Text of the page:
Against All Odds describes itself as "the game which lets you experience what it is like to be a refugee." You pick a character and embark on a three-part quest, which includes fleeing persecution in your home country, crossing an international border, and finally starting life over in a new country. Depending on the decisions you make and your ability to evade those who are trying to harm you, you may or may not make it. The game is broken up into several segments and I played most of these, several of them multiple times.
This isn't a game I would use with English Language Learners who are themselves refugees. Rather, I could see using it with American students learning about global issues. One part of the game that I particularly liked was an activity toward the end, during which your character walks around a mall trying to buy a cellphone and you hear people talking about you. Some people express suspicion, resentment and ignorance about you as a refugee and what you're doing in their country, while others have a more informed perspective and welcoming attitude. I think this activity shows particularly well the range of perspectives and attitudes towards the refugees who make their new homes in our country, and could be particularly helpful for building students' sensitivity to these new members of their community.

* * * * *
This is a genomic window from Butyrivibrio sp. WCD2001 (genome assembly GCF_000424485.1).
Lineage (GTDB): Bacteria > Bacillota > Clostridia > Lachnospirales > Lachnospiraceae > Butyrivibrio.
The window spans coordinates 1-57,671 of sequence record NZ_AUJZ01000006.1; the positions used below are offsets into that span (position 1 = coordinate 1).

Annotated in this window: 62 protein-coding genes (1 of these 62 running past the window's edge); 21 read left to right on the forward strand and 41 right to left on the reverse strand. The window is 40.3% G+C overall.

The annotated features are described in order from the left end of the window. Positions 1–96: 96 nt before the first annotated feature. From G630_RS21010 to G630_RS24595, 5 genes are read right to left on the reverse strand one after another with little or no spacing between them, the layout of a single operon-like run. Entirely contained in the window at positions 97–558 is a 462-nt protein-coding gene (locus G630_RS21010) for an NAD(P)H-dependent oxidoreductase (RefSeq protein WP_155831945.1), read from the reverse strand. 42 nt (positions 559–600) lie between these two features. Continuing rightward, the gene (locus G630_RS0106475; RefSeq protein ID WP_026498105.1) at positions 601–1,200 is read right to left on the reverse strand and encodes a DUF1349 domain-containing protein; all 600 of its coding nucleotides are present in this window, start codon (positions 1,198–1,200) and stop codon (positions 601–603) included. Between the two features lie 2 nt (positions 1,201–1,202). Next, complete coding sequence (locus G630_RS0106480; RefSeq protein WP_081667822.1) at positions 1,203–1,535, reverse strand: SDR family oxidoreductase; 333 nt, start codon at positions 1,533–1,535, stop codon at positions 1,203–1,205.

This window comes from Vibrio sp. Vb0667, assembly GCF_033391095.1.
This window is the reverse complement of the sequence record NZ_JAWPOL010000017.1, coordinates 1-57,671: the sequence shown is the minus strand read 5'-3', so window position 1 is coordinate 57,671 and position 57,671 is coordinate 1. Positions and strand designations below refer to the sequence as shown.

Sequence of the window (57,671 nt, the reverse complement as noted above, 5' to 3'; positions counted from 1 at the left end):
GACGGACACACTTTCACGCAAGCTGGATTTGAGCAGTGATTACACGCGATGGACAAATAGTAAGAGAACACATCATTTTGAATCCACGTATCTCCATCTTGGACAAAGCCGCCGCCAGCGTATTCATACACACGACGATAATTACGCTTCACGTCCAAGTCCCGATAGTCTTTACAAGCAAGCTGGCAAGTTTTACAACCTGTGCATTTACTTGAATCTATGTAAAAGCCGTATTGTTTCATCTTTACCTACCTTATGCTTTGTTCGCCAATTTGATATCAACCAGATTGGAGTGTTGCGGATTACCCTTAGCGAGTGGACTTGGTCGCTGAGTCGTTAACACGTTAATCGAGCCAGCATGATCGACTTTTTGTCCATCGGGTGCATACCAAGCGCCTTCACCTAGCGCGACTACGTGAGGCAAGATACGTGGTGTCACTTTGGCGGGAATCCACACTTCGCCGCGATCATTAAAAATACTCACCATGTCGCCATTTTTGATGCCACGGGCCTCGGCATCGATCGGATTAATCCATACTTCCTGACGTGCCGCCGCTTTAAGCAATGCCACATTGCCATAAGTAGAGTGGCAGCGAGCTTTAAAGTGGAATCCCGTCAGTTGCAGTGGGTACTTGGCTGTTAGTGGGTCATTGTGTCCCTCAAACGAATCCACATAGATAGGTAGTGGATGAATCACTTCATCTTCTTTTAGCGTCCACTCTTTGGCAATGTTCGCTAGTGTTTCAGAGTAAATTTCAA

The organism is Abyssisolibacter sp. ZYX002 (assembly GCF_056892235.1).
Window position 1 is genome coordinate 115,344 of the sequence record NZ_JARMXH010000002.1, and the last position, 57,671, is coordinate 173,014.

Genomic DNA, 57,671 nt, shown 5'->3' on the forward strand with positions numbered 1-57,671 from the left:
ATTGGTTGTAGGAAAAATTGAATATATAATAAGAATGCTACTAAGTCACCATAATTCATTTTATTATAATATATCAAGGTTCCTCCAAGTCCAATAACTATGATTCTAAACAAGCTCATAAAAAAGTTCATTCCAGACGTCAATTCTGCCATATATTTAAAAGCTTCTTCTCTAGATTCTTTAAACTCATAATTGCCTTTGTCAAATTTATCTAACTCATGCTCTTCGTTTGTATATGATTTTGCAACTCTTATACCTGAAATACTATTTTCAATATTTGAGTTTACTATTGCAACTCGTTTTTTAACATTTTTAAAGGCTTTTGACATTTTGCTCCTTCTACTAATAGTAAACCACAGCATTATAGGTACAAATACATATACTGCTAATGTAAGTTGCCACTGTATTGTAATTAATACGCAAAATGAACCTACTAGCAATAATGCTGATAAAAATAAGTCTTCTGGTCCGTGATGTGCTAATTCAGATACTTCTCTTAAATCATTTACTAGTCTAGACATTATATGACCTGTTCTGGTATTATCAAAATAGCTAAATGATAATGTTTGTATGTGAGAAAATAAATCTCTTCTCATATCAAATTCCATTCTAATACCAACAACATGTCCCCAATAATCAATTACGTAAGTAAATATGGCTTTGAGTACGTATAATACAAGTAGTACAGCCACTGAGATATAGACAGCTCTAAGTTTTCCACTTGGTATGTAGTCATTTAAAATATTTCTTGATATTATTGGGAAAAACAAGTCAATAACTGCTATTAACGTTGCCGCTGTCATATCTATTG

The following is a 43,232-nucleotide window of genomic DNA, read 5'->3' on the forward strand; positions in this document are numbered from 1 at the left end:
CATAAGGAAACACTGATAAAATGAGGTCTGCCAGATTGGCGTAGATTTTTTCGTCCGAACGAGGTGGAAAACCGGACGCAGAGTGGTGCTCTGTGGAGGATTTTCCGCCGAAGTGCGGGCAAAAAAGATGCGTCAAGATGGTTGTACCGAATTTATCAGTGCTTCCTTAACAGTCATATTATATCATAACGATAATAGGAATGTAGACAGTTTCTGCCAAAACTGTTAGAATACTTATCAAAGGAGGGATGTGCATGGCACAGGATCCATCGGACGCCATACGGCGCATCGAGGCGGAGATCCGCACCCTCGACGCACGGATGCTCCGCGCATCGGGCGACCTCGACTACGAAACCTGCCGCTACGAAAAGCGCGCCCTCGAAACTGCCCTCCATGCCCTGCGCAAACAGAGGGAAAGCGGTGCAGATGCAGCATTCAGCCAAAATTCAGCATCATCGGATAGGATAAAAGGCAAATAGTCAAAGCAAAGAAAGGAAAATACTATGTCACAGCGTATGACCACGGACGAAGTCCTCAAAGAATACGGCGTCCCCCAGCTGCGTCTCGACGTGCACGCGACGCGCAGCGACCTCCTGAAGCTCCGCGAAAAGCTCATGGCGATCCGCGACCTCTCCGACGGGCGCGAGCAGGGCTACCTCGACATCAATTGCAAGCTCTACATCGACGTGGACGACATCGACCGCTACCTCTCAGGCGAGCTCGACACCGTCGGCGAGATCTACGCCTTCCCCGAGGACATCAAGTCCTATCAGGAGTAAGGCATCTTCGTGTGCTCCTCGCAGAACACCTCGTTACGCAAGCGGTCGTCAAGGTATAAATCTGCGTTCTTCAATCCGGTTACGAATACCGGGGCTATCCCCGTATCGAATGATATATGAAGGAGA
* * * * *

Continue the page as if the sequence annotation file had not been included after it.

One challenge serious games like Against All Odds face is to help players understand issues that are real and serious without trivializing them. For example, any excitement or adrenalin you might feel as you try to dodge the secret police while running across a dark city in Against All Odds is nothing like actually running for your life from people who are trying to kill you and your family. In the game when you make a wrong decision or get caught by the bad guys there are an infinite number of opportunities to start over. In real life there aren't.
The last thing I would want is for students playing a game like this to walk away from it with the idea that now they know what it's like to be a refugee. (And, as you can guess, for this reason I'm not the biggest fan of the game's tagline). Instead, I hope that what a game like this could help students start to do is to imagine themselves in the shoes of these people who are coming to their country, and to realize that refugees are people just like them, except they are people who have experienced the unimaginable.